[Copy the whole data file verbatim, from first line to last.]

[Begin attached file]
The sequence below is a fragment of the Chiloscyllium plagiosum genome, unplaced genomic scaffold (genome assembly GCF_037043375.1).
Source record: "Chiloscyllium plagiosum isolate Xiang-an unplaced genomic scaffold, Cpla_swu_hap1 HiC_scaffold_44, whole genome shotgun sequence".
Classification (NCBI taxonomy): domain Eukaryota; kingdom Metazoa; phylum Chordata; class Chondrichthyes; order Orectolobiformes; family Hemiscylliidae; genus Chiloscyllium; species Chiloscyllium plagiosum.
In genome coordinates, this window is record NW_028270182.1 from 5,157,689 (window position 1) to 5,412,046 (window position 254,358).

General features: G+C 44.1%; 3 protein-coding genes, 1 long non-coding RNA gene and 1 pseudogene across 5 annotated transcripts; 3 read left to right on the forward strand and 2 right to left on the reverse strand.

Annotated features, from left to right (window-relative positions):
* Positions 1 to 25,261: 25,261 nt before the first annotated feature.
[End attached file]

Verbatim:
The sequence below is a fragment of the Chiloscyllium plagiosum genome, unplaced genomic scaffold (genome assembly GCF_037043375.1).
Source record: "Chiloscyllium plagiosum isolate Xiang-an unplaced genomic scaffold, Cpla_swu_hap1 HiC_scaffold_44, whole genome shotgun sequence".
Classification (NCBI taxonomy): domain Eukaryota; kingdom Metazoa; phylum Chordata; class Chondrichthyes; order Orectolobiformes; family Hemiscylliidae; genus Chiloscyllium; species Chiloscyllium plagiosum.
In genome coordinates, this window is record NW_028270182.1 from 5,157,689 (window position 1) to 5,412,046 (window position 254,358).

General features: G+C 44.1%; 3 protein-coding genes, 1 long non-coding RNA gene and 1 pseudogene across 5 annotated transcripts; 3 read left to right on the forward strand and 2 right to left on the reverse strand.

Annotated features, from left to right (window-relative positions):
* Positions 1 to 25,261: 25,261 nt before the first annotated feature.